Dairy Farmer commentator Christopher Murley tells us about his Jersey herd in far flung Cornwall.
Like most farmers we are very glad to have come through what has been a very long and wet winter.
Surprisingly we have about 200 bales of haylage left over. Despite having had only a few dry days all winter we haven’t had any flooding unlike further up country. We have managed to keep control of slurry with the help of two neighbours who are glad to have any surplus.
We decided to bring cows in off grass in mid-October to minimise poaching and give us an early bite in February.
also moved in-calf and bulling heifers onto winter keep soon after for the same reason. It paid off for the grassland and we had grass ready to graze by mid-February but unfortunately not the weather.
Milkers finally went out on Friday, March 13, for a few hours and thankfully it dried up enough to get them out by night a week later. Youngstock finished eating winter keep and moved onto grass on March 21.
Fortunately we had our second clear TB test and are TB free again after eight months, so we are hoping to sell all our British Blue cross calves as soon as possible as we are overstocked at the moment. Unfortunately our neighbours have just gone down with TB and are starting the journey we have just finished. We wish them the best of luck.
Cows at Levant started calving in mid-February with 80% calved in five weeks having had very few problems other than wet weather causing us to keep them in as fields were far too wet to graze.
As they are loose housed on straw this has cost quite a lot as we used about 150 tonnes this last winter and now have lots of very big piles of dung in several places waiting to be spread.
There has been a debate about using Envirobed or sand for bedding to save money, but we always come back to straw.
Envirobed is used at Bojewyan for the cubicle mats and it works well but we think we’d use too much in loose houses to make it viable. We are cautious about using sand because we don’t want it to settle in the slurry store which would create another headache we can do without.
All spring-born calves at Levant have been reared on milk powder after a few days on colostrum. Milk powder is fed through milk bars with good results as we have stopped using the automatic feeder as we seem to get better results feeding twice a day.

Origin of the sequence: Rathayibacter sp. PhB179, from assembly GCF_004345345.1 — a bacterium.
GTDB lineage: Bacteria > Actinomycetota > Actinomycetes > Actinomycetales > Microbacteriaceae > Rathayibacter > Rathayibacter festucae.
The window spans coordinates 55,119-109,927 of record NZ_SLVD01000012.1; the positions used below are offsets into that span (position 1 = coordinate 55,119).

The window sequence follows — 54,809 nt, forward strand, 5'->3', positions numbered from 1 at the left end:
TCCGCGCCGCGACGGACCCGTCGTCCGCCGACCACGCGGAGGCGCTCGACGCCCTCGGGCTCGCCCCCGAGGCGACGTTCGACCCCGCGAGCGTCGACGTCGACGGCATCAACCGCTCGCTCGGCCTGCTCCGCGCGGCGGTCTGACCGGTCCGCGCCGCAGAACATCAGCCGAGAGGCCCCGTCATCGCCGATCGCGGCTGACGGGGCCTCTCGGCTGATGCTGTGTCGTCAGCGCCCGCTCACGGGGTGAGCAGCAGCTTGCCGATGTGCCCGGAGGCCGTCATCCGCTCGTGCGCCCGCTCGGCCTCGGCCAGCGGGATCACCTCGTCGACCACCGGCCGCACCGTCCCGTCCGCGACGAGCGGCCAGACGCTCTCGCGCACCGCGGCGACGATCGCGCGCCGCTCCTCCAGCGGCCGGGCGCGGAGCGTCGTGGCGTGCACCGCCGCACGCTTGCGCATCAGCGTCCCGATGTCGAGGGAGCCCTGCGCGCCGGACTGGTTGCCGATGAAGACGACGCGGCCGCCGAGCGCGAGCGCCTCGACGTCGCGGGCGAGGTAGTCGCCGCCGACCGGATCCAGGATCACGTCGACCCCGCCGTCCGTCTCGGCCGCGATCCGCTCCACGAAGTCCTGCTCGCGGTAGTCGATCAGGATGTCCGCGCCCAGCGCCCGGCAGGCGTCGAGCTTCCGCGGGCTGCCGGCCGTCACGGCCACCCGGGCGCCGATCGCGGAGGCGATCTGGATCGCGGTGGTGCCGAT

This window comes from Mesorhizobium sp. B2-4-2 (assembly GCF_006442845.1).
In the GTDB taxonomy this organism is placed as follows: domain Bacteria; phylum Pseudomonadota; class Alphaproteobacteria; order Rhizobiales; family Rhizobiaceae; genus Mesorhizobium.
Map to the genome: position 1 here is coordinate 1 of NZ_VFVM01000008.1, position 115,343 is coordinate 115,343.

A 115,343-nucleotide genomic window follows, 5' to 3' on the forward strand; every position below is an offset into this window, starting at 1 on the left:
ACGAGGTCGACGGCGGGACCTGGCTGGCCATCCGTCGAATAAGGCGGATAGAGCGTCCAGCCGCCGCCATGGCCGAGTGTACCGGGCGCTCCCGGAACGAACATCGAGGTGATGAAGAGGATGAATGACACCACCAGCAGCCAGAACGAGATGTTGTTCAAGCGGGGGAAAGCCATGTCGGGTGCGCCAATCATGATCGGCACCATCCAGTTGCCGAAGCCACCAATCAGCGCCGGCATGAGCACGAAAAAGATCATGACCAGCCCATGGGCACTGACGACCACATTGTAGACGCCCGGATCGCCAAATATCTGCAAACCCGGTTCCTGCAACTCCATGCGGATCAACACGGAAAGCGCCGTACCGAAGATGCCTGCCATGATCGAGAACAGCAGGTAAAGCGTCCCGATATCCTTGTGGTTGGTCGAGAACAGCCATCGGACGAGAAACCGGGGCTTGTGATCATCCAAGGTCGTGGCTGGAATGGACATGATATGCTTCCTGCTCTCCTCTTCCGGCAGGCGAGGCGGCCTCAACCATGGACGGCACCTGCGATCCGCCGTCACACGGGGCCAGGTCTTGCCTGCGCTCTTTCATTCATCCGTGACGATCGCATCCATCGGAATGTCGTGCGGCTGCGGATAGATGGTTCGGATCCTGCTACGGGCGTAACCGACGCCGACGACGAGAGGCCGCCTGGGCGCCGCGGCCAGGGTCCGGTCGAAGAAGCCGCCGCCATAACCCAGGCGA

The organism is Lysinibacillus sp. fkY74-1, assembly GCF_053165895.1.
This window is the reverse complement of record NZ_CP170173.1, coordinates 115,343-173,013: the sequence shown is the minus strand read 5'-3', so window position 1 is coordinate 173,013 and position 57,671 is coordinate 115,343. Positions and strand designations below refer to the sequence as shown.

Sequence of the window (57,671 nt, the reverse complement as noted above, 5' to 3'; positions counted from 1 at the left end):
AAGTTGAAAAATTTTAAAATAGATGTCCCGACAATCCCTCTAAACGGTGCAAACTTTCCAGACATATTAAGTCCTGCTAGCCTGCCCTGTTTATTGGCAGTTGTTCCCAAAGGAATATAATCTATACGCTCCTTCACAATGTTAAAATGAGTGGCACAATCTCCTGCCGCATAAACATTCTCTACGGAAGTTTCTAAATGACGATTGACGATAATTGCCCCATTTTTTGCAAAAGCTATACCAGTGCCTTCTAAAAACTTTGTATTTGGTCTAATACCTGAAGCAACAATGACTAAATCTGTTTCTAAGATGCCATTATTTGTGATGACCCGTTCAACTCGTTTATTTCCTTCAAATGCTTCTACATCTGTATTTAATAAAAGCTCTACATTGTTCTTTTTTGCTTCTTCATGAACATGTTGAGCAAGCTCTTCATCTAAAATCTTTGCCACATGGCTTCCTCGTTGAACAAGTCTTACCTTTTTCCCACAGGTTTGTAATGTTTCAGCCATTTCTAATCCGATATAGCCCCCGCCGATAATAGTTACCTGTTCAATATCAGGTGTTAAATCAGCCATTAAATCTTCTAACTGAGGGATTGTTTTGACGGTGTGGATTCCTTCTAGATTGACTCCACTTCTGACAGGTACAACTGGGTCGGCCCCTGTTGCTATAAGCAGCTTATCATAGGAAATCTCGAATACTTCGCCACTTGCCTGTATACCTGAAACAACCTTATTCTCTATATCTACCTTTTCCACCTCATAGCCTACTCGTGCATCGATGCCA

This seems to give calves a more defined routine and encourages them to eat more pellets instead of always waiting at the feed station for the next drop of milk. We think this could be an obsessive Jersey problem as we had similar trouble when we had out-of-parlour feeders many years ago.
We have bought a milk taxi which allows us to mix enough to feed 50 calves in one mix and then pump it out which works well and saves time and effort.
All fields that have had winter keep in are going into a westerwold/ryegrass mixture now as we don’t like reseeding to a long-term ley after kale because of the weed burden.
We are planning to cut and make haylage for dry cows at Levant and youngstock. Then we will graze it before a cut of silage next May and then leave it as standing hay for Bojewyan dry cows before the proper reseed to a long-term ley in September next year.
Over the last months there has been an awful lot of negative press about farming in general and cattle in particular with regards to carbon footprint and climate change.
Now we have a very serious problem with coronavirus which has put a stop to most air and car travel and it seems air quality is already improving and yet we are all still farming just the same.
Food production in this country shouldn’t be made a scapegoat by those who travel the world to ’highlight’ climate change as they can be the ones changing it faster than they are willing to accept!
Who would have thought there would be a bigger story than Brexit but now we have coronavirus. As I write this, we are a week into lockdown and the dairy farmer in me can’t help thinking it will be a lot worse by the time you read this.
On farm we are doing our best to minimise contact between us all while trying to keep the farm running.
Let’s hope we can all stay safe and hopefully the country will have done enough to avoid the chaos seen in other countries.